Washington — Boeing Co and Northrop Grumman are joining a White House-backed compact to help small US-based suppliers increase their use of 3D printing and other advanced manufacturing techniques.
A voluntary program announced by President Joe Biden in May aims to promote the use of additive manufacturing (AM) by suppliers.
Driven by 3D printing, this technology allows complex shapes to be built from layers of plastic or metal particles. The Biden administration sees this as an innovation that will enable America's manufacturing industry to thrive and create jobs. The
program, Additive Manufacturing Forward (AM Forward), is organized by the nonprofit Applied Science & Technology Research Organization of America (ASTRO America).
"The crisis in his chain of supply isn't just about building ports. It's about assembling parts in small business factories here in America," he said, the CEO of ASTRO America. says Neal Orringer.
GE Aviation, Siemens Energy, Raytheon Technologies, Honeywell, Lockheed His Martin was the first to commit.
Manufacturers say they buy additively manufactured parts from small US suppliers. Train supplier workers on new additive technologies. Provide technical assistance. Participate in standards development and certification.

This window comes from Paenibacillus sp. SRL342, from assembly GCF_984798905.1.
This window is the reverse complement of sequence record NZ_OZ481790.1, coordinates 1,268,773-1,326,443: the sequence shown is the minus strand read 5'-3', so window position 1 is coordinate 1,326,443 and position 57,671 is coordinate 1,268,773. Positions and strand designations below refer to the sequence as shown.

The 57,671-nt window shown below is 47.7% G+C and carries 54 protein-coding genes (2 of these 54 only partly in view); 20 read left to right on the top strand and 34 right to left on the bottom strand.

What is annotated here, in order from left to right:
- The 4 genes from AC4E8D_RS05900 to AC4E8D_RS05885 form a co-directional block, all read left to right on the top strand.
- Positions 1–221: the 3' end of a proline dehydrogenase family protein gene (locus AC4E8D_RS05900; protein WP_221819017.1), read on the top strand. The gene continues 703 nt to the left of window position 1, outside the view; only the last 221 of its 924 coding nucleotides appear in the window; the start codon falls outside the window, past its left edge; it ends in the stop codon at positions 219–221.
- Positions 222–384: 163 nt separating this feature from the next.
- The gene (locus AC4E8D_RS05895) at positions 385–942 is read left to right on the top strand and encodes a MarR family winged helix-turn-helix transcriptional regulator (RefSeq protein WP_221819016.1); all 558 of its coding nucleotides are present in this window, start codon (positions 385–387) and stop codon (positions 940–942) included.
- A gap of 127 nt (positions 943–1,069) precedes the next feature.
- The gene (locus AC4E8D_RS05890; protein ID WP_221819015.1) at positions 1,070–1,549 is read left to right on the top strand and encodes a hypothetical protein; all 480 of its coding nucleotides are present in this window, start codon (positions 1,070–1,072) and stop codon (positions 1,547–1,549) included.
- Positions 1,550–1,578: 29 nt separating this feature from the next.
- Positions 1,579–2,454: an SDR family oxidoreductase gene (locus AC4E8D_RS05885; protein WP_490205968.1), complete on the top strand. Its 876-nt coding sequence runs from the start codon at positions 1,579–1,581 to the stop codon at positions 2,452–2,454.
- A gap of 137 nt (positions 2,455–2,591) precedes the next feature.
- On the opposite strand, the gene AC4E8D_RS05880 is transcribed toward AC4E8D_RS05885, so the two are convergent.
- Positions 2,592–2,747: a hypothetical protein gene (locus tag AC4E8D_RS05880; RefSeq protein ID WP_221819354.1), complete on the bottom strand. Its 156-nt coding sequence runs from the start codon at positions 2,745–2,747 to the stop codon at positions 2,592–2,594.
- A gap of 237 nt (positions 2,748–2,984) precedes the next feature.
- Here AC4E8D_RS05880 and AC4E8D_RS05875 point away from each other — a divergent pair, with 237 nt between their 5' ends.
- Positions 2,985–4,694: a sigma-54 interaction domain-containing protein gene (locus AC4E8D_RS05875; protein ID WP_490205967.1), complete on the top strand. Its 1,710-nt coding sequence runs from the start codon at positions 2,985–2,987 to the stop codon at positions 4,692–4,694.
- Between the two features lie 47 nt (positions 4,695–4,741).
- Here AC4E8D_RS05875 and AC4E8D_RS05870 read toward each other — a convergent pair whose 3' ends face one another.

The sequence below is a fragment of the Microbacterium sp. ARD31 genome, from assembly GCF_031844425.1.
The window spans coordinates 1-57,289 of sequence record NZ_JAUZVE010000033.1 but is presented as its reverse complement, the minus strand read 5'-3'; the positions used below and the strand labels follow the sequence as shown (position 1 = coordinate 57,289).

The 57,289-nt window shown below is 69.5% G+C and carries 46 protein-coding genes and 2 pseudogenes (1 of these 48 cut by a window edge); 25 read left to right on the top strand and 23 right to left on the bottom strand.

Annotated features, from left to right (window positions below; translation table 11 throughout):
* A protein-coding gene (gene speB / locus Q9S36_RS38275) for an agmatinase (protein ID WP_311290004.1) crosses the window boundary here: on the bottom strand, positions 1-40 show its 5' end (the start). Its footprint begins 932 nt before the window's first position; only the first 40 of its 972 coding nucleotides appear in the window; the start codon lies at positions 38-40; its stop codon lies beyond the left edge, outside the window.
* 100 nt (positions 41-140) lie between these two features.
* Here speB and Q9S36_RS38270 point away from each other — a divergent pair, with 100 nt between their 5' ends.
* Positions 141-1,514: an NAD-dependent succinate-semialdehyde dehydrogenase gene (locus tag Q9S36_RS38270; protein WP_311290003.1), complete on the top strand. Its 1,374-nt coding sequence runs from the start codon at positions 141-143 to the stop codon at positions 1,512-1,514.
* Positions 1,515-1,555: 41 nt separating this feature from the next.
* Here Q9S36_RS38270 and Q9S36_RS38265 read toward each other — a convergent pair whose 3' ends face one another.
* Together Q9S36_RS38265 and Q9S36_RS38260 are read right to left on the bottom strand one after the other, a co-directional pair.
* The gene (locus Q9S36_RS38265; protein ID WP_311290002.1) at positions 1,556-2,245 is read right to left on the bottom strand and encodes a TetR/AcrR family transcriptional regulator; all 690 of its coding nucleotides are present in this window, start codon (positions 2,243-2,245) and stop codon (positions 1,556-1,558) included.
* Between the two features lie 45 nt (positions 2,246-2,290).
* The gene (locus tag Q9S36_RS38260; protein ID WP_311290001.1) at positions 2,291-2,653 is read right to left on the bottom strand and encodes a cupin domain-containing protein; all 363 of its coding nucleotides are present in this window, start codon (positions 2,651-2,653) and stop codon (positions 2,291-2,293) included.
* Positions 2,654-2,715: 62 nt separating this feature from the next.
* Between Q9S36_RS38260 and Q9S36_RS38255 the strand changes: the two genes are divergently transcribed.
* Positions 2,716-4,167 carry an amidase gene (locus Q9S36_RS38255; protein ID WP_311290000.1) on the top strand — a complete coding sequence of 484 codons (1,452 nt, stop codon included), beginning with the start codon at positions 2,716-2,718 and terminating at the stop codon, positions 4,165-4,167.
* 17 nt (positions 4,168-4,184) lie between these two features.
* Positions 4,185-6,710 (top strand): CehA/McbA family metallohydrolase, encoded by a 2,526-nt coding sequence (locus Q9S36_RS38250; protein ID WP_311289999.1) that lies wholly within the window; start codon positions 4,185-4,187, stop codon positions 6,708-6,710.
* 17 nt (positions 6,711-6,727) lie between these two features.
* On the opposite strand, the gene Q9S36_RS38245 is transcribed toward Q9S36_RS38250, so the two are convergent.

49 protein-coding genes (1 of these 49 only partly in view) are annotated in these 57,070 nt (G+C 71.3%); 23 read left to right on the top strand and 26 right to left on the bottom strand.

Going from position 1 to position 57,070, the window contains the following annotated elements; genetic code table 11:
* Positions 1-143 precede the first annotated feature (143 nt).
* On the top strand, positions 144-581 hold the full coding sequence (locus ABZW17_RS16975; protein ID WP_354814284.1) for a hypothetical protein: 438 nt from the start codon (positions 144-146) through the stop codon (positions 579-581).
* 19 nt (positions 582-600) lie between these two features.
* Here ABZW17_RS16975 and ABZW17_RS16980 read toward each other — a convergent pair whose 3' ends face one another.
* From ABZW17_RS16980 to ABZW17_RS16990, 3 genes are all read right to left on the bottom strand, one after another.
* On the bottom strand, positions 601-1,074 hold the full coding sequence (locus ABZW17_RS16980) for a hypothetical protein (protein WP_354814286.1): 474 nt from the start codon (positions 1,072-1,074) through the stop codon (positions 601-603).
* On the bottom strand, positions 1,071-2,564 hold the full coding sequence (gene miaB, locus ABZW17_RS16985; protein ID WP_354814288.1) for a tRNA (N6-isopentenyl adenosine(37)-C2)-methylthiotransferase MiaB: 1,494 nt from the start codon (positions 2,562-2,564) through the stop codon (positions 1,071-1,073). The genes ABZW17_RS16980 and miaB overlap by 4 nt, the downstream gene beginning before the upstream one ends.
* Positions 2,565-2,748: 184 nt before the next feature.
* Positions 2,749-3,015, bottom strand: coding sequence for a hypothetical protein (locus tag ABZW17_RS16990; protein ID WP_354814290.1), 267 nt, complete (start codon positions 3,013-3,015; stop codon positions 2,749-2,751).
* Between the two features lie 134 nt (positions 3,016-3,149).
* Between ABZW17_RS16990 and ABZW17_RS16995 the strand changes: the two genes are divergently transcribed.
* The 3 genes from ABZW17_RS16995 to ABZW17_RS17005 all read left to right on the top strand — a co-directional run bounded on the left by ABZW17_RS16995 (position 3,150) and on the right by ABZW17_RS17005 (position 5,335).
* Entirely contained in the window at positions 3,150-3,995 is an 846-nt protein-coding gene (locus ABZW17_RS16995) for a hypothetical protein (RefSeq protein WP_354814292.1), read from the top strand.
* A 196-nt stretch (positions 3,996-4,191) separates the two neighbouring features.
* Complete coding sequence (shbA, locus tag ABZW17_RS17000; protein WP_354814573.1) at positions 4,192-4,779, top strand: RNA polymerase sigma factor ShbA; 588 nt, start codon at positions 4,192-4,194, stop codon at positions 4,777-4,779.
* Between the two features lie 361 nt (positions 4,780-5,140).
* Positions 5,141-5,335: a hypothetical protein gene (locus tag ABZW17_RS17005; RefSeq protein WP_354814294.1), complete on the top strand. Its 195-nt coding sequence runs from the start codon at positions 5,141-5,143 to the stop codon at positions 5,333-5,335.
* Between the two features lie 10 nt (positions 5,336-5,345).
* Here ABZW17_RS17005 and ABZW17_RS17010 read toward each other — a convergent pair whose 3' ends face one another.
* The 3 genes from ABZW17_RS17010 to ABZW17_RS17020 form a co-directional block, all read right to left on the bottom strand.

Boeing and Northrop Grumman both aim to increase the number of small and medium-sized suppliers competing for quote packages for products using additive manufacturing. Boeing also aims to increase the capacity of qualified small and medium-sized suppliers by 30 percent, he said, and provide technical guidance to meet qualification requirements.
"We know that the competitiveness of the U.S. industrial base, including Boeing, depends on the ability of a wide range of suppliers to manufacture and post-process critical aerospace components," he said. said Melissa Ohm, vice president of Additive Manufacturing at Boeing.
Such technology can reduce part lead times and material costs by 90% and cut energy use in half.
The White House says American companies using 3D printing and other high-performance, advanced manufacturing technologies aren't good enough.
Senior Biden administration officials Reuters The program could be expanded to the automotive and semiconductor sectors, he said. (Reporting by David Shepardson; Editing by Gerry Doyle)